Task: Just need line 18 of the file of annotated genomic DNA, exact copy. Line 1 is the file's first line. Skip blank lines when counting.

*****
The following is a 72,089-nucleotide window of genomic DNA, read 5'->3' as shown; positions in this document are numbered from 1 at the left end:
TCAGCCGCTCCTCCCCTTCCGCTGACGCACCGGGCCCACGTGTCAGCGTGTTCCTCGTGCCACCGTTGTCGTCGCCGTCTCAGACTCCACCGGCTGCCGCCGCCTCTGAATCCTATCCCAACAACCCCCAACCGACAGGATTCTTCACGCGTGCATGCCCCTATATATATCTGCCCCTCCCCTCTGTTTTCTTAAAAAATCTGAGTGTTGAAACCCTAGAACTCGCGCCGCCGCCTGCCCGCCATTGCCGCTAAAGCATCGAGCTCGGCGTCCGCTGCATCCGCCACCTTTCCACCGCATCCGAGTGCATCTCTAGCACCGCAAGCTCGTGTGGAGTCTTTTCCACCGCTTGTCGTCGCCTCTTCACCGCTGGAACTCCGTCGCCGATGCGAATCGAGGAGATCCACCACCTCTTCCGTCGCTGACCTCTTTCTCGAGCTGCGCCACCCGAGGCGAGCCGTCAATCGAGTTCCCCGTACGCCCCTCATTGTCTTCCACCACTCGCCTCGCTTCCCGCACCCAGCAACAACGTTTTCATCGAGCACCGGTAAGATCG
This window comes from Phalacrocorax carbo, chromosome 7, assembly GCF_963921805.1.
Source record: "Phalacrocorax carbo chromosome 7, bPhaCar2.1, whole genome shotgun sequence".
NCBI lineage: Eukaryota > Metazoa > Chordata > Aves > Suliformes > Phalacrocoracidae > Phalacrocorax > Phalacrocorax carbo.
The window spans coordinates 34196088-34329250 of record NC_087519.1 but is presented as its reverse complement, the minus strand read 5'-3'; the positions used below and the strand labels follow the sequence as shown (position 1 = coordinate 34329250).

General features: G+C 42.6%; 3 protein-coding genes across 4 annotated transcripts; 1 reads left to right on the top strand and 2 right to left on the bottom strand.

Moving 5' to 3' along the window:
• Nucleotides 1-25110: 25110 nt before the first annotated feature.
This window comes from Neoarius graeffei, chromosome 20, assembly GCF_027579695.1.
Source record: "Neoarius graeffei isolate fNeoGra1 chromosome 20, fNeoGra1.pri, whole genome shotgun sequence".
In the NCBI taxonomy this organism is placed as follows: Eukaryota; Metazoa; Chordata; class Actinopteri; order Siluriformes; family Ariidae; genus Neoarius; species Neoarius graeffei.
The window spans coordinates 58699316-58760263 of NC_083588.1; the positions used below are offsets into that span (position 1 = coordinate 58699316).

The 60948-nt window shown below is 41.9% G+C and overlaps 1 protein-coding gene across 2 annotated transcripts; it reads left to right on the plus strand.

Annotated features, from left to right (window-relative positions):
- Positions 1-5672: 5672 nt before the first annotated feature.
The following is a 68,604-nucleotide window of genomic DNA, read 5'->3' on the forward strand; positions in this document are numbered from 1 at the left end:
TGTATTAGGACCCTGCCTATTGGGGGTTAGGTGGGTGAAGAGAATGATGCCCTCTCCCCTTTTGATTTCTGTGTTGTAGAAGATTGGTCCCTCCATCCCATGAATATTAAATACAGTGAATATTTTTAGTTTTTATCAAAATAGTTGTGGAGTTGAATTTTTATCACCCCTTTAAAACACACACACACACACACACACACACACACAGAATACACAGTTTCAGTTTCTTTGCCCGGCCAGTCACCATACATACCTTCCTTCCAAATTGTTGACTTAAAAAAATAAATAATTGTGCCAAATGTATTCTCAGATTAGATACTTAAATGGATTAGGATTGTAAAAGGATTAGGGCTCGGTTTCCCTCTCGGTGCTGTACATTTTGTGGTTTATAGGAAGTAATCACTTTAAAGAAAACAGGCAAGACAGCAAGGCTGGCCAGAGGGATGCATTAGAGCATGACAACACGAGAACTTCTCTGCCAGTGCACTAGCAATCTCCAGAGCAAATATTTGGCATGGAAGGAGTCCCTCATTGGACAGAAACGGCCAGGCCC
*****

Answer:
TGTATTAGGACCCTGCCTATTGGGGGTTAGGTGGGTGAAGAGAATGATGCCCTCTCCCCTTTTGATTTCTGTGTTGTAGAAGATTGGTCCCTCCATCCCATGAATATTAAATACAGTGAATATTTTTAGTTTTTATCAAAATAGTTGTGGAGTTGAATTTTTATCACCCCTTTAAAACACACACACACACACACACACACACACACAGAATACACAGTTTCAGTTTCTTTGCCCGGCCAGTCACCATACATACCTTCCTTCCAAATTGTTGACTTAAAAAAATAAATAATTGTGCCAAATGTATTCTCAGATTAGATACTTAAATGGATTAGGATTGTAAAAGGATTAGGGCTCGGTTTCCCTCTCGGTGCTGTACATTTTGTGGTTTATAGGAAGTAATCACTTTAAAGAAAACAGGCAAGACAGCAAGGCTGGCCAGAGGGATGCATTAGAGCATGACAACACGAGAACTTCTCTGCCAGTGCACTAGCAATCTCCAGAGCAAATATTTGGCATGGAAGGAGTCCCTCATTGGACAGAAACGGCCAGGCCC